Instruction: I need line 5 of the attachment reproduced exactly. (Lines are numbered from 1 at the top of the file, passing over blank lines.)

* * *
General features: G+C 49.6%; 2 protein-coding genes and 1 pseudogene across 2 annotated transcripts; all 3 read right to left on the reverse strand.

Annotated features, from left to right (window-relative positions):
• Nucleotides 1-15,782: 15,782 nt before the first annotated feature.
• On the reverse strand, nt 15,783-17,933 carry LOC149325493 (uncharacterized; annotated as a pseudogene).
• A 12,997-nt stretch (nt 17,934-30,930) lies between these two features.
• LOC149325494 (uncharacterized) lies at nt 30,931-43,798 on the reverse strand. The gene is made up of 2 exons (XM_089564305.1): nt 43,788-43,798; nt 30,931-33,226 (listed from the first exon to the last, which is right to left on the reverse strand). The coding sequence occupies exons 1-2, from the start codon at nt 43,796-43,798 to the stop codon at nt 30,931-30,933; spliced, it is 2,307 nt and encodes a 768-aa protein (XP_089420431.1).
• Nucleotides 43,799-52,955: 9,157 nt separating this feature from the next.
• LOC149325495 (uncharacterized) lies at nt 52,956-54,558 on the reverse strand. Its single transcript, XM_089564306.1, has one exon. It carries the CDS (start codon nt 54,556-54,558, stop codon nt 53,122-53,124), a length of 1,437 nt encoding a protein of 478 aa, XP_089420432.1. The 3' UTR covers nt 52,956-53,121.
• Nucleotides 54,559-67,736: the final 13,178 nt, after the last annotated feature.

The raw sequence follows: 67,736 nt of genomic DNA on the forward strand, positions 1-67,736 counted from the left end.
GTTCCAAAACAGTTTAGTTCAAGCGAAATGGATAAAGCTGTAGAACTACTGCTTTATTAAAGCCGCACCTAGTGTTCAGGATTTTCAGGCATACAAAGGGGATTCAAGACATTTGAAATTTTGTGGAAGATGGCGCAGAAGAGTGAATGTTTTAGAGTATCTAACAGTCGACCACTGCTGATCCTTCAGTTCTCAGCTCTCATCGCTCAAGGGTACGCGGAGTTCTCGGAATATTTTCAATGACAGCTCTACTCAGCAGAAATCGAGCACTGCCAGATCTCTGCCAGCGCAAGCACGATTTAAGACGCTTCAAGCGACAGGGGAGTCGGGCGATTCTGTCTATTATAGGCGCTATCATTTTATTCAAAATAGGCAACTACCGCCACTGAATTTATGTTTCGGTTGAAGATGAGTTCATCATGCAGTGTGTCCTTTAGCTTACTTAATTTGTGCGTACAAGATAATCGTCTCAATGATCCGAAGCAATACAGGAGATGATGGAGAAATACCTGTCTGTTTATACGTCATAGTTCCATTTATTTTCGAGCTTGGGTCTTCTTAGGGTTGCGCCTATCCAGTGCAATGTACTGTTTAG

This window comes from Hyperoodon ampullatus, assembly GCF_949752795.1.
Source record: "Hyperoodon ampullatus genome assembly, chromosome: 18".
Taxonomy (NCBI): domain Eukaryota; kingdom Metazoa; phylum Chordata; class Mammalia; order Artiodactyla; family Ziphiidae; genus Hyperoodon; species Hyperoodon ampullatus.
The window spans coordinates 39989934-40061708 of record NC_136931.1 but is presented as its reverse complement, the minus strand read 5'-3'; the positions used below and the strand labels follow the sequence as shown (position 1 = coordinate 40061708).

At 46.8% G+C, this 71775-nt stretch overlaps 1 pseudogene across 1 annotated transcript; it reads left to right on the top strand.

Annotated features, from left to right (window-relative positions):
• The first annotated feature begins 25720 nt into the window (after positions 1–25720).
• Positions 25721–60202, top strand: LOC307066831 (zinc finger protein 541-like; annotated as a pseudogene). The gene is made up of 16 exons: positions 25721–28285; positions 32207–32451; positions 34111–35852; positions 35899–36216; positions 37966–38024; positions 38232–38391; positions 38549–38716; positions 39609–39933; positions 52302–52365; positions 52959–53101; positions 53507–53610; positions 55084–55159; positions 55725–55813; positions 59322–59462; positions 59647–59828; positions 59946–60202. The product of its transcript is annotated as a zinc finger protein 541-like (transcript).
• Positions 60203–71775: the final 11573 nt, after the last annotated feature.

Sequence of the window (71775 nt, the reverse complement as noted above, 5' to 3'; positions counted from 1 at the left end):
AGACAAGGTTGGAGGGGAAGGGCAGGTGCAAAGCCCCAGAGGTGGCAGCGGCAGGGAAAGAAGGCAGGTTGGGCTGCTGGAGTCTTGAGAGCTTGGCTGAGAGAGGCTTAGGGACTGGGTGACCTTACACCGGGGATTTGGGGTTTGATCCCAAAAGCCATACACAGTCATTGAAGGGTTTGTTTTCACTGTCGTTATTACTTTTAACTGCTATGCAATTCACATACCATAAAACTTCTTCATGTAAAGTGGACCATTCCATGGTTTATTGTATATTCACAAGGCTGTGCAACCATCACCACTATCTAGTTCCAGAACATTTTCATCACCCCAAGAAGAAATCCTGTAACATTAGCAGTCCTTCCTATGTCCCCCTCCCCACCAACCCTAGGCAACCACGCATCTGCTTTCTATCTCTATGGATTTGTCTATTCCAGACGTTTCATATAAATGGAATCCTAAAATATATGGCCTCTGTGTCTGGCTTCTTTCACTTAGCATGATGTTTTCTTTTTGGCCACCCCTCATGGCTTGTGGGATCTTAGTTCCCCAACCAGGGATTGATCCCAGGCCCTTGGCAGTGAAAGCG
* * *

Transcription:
• A 12,997-nt stretch (nt 17,934-30,930) lies between these two features.